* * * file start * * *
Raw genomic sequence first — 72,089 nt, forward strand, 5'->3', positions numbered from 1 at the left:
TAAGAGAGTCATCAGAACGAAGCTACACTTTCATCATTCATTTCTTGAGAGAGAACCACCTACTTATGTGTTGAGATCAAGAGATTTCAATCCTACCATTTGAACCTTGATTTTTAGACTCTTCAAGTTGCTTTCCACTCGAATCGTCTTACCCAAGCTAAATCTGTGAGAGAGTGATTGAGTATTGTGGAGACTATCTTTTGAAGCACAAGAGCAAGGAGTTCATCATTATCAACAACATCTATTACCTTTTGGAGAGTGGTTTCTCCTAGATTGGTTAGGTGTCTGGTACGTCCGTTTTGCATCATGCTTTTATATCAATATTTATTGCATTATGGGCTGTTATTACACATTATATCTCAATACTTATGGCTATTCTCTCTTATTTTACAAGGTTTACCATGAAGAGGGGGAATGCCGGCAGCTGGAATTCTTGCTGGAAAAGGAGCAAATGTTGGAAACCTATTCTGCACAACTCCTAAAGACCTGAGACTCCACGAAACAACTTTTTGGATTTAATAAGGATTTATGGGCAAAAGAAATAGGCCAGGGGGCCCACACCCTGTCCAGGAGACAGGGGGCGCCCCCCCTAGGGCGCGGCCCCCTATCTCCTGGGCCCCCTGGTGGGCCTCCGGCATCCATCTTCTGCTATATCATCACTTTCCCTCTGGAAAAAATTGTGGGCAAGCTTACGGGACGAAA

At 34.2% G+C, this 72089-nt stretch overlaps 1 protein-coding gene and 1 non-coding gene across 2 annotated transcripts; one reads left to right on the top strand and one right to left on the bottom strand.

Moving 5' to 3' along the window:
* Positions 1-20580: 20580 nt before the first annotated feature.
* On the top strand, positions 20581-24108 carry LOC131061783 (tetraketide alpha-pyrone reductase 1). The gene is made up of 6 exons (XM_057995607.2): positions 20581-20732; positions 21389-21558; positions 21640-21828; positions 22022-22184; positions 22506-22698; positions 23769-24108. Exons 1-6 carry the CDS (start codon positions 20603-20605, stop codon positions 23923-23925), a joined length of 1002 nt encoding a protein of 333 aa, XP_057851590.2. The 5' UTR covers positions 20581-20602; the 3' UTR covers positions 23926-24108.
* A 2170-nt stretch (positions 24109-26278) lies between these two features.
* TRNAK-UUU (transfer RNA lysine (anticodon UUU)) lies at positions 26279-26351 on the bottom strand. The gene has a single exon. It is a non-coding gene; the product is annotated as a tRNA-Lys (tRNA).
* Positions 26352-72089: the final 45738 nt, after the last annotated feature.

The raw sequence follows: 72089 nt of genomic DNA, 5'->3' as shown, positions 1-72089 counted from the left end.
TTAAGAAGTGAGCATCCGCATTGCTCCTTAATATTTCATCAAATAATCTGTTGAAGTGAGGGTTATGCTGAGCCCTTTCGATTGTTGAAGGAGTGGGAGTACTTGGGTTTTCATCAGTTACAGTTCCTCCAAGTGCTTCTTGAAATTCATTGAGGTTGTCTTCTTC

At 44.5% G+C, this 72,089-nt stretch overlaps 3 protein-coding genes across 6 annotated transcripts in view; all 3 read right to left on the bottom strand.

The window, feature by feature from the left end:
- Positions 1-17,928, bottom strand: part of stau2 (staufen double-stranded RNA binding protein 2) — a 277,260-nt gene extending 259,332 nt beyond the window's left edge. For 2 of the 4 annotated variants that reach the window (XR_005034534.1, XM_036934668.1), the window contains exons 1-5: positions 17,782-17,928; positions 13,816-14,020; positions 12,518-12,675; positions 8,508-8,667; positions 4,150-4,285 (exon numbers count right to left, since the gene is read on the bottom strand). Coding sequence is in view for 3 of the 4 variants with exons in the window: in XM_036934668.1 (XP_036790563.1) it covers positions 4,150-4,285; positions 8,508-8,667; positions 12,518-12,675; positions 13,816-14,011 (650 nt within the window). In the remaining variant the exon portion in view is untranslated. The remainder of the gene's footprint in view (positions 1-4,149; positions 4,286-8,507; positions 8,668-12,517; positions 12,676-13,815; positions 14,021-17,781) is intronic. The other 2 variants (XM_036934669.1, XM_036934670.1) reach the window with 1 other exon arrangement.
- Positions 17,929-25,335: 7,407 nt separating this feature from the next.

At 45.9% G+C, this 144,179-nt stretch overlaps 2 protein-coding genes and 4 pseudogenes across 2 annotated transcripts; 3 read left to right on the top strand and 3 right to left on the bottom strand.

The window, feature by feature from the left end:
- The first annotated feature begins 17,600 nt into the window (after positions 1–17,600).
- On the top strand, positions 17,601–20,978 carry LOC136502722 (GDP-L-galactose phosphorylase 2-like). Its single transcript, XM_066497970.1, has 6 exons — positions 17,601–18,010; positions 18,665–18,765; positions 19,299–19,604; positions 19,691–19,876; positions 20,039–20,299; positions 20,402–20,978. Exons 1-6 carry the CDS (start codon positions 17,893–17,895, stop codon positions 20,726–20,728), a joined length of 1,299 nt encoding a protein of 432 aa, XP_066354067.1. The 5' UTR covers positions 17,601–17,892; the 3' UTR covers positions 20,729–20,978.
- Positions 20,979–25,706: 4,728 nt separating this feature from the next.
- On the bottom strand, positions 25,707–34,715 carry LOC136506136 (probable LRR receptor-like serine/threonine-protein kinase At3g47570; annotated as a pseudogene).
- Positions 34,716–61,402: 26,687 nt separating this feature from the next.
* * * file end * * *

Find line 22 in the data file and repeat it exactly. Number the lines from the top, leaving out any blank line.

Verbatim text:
- Positions 34,716–61,402: 26,687 nt separating this feature from the next.